The UN General Assembly decided last week to set up an international mechanism for gathering evidence and preparing legal cases against those responsible for war crimes and crimes against humanity in Syria since the start of that country’s civil war six years ago. The decision, which passed by a wide margin, won’t save the hundreds of thousands of victims of the Assad regime, nor will it return the millions of refugees to their homes. But it makes clear that the international community intends to demand an accounting of those responsible for the mass murders and expulsions.
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Prime Minister Benjamin Netanyahu, who is also the foreign minister, decided that Israel wouldn’t participate in the vote. The same Netanyahu who is attacking the international community and UN institutions for “doing nothing” to stop the slaughter in Syria, while focusing exclusively on Israel instead, instructed the Israeli embassy not to take any position on the responsibility borne by the murderers right across the border.
How can it be that Netanyahu, that warrior for justice, who is second to none in his concern over the international community’s hypocrisy, dodged a debate on the criminal responsibility of the mass murderers over the border? Does the man who constantly warns of a second Holocaust simply not care about the Syrians’ horrific suffering? Or were there other reasons for his embarrassing flight from the UN vote?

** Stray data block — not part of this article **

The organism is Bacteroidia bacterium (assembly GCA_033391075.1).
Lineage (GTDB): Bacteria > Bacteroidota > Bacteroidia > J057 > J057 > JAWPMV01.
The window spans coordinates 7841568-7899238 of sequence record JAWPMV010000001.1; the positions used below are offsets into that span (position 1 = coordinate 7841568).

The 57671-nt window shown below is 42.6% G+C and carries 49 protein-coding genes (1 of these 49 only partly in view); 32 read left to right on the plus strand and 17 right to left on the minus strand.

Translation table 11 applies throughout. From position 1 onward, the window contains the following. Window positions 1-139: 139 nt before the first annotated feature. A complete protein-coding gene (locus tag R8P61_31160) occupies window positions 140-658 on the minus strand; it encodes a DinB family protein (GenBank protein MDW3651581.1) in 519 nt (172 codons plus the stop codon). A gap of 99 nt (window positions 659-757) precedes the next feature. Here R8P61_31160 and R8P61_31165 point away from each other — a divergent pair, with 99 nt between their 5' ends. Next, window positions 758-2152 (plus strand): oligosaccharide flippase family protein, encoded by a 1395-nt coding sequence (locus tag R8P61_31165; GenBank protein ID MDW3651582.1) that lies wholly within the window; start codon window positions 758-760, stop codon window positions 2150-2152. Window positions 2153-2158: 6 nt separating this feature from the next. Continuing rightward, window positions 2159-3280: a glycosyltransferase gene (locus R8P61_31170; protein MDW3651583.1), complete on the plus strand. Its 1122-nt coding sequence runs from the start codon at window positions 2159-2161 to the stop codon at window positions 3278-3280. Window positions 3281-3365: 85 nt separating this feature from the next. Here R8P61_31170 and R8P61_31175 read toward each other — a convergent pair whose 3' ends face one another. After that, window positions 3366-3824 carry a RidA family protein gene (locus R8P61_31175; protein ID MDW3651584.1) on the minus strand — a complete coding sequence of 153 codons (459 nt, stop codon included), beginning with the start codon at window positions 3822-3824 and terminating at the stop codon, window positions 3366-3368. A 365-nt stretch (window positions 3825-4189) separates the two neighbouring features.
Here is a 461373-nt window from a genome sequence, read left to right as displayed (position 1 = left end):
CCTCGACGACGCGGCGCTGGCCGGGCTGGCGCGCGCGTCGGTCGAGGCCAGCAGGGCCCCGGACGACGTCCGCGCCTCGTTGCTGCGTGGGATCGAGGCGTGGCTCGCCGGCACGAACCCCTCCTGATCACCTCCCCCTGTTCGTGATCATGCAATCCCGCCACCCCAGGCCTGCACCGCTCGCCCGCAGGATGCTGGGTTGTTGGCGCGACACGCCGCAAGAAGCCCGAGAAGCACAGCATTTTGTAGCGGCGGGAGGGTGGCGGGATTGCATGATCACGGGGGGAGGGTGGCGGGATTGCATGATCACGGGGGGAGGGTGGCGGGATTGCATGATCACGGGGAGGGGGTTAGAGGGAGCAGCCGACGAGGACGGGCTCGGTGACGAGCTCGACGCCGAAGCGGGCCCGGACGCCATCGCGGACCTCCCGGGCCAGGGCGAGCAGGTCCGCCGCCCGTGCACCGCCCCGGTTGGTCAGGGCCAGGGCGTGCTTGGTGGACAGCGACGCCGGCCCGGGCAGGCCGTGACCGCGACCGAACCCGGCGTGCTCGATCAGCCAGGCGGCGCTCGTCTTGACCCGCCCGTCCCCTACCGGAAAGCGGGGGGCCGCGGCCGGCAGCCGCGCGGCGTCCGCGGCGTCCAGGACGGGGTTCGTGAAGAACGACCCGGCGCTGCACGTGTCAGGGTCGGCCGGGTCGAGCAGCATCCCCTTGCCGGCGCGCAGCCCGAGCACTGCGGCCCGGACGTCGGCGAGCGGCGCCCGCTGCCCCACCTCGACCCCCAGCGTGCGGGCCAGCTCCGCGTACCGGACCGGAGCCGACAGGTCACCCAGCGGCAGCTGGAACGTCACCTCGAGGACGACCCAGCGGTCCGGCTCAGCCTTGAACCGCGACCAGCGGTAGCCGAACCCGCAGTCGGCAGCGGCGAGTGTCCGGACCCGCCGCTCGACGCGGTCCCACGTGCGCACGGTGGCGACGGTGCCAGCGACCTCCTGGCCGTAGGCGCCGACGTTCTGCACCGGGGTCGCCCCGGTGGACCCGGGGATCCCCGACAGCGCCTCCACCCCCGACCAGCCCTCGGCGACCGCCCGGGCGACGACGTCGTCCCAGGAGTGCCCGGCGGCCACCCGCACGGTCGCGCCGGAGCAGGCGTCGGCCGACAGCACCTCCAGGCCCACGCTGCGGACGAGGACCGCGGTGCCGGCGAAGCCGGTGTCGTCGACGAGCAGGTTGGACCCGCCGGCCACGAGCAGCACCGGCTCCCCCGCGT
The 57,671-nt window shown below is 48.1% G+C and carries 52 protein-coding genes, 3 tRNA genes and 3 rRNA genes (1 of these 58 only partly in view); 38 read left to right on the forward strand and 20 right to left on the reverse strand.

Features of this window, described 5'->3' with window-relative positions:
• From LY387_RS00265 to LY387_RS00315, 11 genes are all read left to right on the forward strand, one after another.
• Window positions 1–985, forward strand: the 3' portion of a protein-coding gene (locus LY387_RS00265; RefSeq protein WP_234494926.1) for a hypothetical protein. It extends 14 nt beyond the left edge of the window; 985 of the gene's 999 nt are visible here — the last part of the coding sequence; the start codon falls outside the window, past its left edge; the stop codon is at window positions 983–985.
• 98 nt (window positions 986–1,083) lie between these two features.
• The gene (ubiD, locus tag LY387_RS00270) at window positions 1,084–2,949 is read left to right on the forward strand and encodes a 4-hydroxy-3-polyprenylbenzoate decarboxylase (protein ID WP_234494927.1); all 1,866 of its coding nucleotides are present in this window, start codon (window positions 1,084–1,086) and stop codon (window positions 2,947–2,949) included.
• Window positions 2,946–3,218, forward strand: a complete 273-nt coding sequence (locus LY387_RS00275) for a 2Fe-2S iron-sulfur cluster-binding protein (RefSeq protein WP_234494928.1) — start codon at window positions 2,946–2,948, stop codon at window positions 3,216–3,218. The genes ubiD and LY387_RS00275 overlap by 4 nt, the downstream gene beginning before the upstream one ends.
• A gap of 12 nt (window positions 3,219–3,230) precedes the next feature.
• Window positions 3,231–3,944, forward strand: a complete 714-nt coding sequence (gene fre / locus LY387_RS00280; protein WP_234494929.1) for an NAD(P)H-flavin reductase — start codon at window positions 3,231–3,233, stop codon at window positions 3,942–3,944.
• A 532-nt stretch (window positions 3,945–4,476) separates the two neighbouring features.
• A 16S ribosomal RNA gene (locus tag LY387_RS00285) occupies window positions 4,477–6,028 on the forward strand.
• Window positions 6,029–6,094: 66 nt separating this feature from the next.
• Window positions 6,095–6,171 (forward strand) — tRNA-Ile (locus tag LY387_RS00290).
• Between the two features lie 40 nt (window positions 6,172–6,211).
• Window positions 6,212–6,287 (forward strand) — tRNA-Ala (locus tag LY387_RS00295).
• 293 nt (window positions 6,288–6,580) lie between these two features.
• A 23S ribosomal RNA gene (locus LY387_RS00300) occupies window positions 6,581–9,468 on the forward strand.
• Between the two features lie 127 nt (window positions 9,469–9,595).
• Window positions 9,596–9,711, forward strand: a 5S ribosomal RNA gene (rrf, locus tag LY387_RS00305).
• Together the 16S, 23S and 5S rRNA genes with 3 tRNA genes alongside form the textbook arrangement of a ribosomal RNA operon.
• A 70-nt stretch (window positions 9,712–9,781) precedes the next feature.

During internal discussions in Jerusalem, two fears were raised. First, that an Israeli vote in favor of the resolution would undermine its relations with Russia, whose army is fighting alongside the Assad regime and whose leader has given Syrian President Bashar Assad diplomatic backing. When Vladimir Putin’s radar and anti-aircraft missiles can track every Israeli air force flight in the north, it’s not a good idea to quarrel with Moscow.
The second fear was of setting a procedural precedent that would make it easier to pass resolutions against Israel in international institutions, and perhaps even to launch investigations and legal proceedings against Israelis. After all, Netanyahu himself has said that the bill to legalize illegal settlement outposts built on privately owned Palestinian land could result in Israeli leaders being hauled before the International Criminal Court in The Hague.
The Foreign Ministry’s professional staff recommended voting for the resolution despite these fears, in order to voice a proper Israeli moral position. But Netanyahu rejected their advice.
At the moment of truth, Netanyahu decided to stand with Assad, the mass murderer, and his Iranian, Lebanese and Russian backers rather than with their victims. The prime minister’s morality is roused only when the international community objects to Israeli settlements in the territories. Then it’s possible, as a rhetorical gimmick, to remind the UN of the atrocities in Syria and “reveal its true face.”
But when the responsibility rests in his hands, he acts exactly like all those other statesmen who stood on the sidelines and kept mum in the face of crimes against humanity for the sake of their own belligerent interests. So next time Netanyahu condemns those hypocrites at the United Nations, he ought to look in the mirror.